General recommendations to get started:
– 2-3 times per week ( <180minutes/week)
– 5 or 6 exercises per workout
– 3-5 sets per exercise
– 8-10 reps per set
If you’re just starting out weight lifting it can be difficult figuring out where to begin or what to do. There’s no shortage of information out there for you to read – unfortunately, a lot of it is contradictory.
So what should you do?
Well, as the great Michael Scott once said – keep it simple stupid.
Unless you’re a competitive athlete there isn’t much reason for you to put too much time into creating a program for yourself. Most professionals agree that a simple, safe program performed consistently will get you the exact results you’re looking for.
With that said, let’s go over what you should think about when coming up with your program.
Where do you stand – what’s your situation?
What you’re able to do in the gym depends on what you’re typical day to day schedule is. Evaluate where you stand and how much time you’re able to commit over the course of a typical week. Be honest with yourself – just because you’re busy doesn’t mean you don’t have the time. Even if it’s only thirty minutes, heck let’s say fifteen minutes, you have the time to get a workout in.
After you’ve determined how much time you have – it’s time to evaluate what kind of shape you’re in. Again, be honest with yourself. Working out five days a week isn’t a bad idea if you’re already in decent shape. But if you’re coming off an exercise hiatus, that many days a week probably isn’t the best idea.
What exercises should you do?
The options are endless. There are hundreds, if not thousands, of exercise options for you to choose from.
So how do you decide which to do?
To start – take these factors into consideration:
– What are you goals?
– Do you have any previous experience?
– Are there certain exercises you enjoy or feel good when you do them?
There’s no reason to make this process more difficult than it needs to be. As long as the exercises you choose use all your muscles in a balanced way, your program will get the job done.
When you’re creating your program its extremely important not to over or under work certain muscles.
To start off on the right foot – select one workout for each major muscle group. Keep each session at only 5 or 6 different workouts.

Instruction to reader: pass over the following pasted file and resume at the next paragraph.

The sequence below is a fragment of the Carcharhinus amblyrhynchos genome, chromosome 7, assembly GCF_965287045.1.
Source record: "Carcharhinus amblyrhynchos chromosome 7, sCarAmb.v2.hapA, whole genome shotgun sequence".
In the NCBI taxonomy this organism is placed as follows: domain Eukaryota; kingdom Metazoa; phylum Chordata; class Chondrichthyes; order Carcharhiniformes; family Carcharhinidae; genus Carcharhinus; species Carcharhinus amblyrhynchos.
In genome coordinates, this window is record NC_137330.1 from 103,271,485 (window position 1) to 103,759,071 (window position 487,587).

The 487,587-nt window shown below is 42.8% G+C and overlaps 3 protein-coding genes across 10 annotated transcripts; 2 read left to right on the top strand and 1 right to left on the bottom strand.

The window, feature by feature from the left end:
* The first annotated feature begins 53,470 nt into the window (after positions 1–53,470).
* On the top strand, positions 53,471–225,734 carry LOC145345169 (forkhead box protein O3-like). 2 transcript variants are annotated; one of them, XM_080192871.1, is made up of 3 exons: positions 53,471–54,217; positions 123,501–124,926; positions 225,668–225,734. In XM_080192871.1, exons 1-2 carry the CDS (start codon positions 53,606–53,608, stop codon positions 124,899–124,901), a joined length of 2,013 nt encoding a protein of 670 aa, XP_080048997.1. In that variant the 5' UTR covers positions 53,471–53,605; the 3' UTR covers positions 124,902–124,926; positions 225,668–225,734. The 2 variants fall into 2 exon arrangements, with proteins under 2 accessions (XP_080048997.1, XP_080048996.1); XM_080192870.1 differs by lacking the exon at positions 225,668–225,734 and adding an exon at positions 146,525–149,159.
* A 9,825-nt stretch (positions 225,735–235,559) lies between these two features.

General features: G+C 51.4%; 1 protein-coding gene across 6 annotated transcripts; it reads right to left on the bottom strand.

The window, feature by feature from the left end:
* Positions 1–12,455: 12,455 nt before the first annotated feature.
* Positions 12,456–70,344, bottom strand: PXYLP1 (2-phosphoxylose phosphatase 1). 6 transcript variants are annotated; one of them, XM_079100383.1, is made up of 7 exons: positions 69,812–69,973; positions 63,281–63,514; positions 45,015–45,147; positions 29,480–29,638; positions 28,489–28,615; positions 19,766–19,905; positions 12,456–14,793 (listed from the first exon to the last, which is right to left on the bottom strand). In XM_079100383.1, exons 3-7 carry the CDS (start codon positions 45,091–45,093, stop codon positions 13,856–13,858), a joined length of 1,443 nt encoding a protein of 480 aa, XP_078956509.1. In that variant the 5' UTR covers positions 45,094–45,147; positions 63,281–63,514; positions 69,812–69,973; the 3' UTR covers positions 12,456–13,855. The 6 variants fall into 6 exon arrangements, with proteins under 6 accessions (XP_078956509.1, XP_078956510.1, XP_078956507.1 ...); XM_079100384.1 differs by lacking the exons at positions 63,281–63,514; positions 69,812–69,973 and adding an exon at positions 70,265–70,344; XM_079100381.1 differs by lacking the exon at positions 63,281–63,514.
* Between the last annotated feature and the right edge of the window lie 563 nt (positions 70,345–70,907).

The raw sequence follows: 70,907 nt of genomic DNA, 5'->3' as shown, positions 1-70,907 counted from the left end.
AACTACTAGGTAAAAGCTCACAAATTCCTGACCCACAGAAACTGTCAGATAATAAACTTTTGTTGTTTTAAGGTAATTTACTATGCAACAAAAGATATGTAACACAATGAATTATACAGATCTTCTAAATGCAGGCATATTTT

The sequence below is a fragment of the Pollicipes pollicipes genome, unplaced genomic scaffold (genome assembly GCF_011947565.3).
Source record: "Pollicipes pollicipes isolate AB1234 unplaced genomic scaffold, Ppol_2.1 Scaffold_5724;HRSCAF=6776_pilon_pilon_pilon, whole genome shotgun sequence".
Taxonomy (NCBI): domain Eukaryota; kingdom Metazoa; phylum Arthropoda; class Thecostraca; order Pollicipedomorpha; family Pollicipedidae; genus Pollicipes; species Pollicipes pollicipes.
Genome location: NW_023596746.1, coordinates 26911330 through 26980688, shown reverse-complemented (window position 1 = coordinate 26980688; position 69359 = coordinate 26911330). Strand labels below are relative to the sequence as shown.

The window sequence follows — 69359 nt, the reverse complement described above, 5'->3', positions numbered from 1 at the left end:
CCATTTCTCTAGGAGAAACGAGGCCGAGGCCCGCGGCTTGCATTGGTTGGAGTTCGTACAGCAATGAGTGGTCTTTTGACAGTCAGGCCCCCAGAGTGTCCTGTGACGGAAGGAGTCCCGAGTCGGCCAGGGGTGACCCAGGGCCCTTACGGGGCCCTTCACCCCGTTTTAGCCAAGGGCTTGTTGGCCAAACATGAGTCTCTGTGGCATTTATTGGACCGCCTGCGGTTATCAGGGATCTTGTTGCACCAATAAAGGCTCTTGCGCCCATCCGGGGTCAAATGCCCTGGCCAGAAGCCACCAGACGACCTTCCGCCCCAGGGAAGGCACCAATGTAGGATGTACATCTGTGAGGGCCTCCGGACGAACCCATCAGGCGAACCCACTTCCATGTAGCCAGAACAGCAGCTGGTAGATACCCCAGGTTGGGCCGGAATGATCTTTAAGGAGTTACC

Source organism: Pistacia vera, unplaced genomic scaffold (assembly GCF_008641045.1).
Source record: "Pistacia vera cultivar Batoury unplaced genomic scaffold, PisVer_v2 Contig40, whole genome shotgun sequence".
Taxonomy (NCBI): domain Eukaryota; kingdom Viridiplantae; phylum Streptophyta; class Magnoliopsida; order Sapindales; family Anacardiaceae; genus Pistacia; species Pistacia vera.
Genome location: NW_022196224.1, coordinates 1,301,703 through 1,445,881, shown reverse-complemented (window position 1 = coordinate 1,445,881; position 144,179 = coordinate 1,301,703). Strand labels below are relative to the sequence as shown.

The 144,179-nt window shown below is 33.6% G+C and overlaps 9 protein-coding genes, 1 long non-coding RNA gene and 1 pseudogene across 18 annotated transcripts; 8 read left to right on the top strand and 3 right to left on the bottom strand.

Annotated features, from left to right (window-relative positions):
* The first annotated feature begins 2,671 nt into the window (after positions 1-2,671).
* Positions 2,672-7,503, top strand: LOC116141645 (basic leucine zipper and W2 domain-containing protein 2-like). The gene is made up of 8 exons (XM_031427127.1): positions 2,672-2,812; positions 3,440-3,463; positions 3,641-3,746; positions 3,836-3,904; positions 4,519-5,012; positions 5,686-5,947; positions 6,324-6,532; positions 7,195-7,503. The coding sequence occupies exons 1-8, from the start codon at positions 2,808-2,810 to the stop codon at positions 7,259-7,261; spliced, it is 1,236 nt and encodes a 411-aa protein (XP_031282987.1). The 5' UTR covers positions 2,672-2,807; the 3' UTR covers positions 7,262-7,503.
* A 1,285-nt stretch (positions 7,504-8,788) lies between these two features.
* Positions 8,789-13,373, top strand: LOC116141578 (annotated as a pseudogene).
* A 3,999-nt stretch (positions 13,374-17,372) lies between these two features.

Starting with full body workouts just a few times a week is a great way to gain experience and set a solid foundation of balanced strength.
How many sets –
Each exercise should be performed for 3-5 sets for a session total of 15-30 sets. Where your workouts fall within this range will depend on your goals of the session.
Typically, endurance workouts have fewer sets but a high number of reps per set while strength workouts have a larger number of sets but a low number of reps.
How many reps –
As you become more experienced, you’ll learn what rep ranges you enjoy and which you respond to the most. Until that point, follow these general guidelines:
1-5 reps: This range will help you develop strength and power.
6-11 reps: This range will promote muscle growth and improve your strength
12+ reps: This range will create muscular endurance and a small degree of growth.
If you’re a beginner try and stick to higher rep ranges with lower weights to reduce your risk of injury.
How much rest –
This might the most neglected aspect of a beginners plan. When most people start they’re highly motivated and tend to overwork themselves. This can result is injury and lack of results. Without enough time to recovery after a workout your body wont adapt as well as it could, seriously limiting your gains.
To start – try not to exceed ~180 minutes of weekly activity. As you become more experienced and better trained you can start adding more time.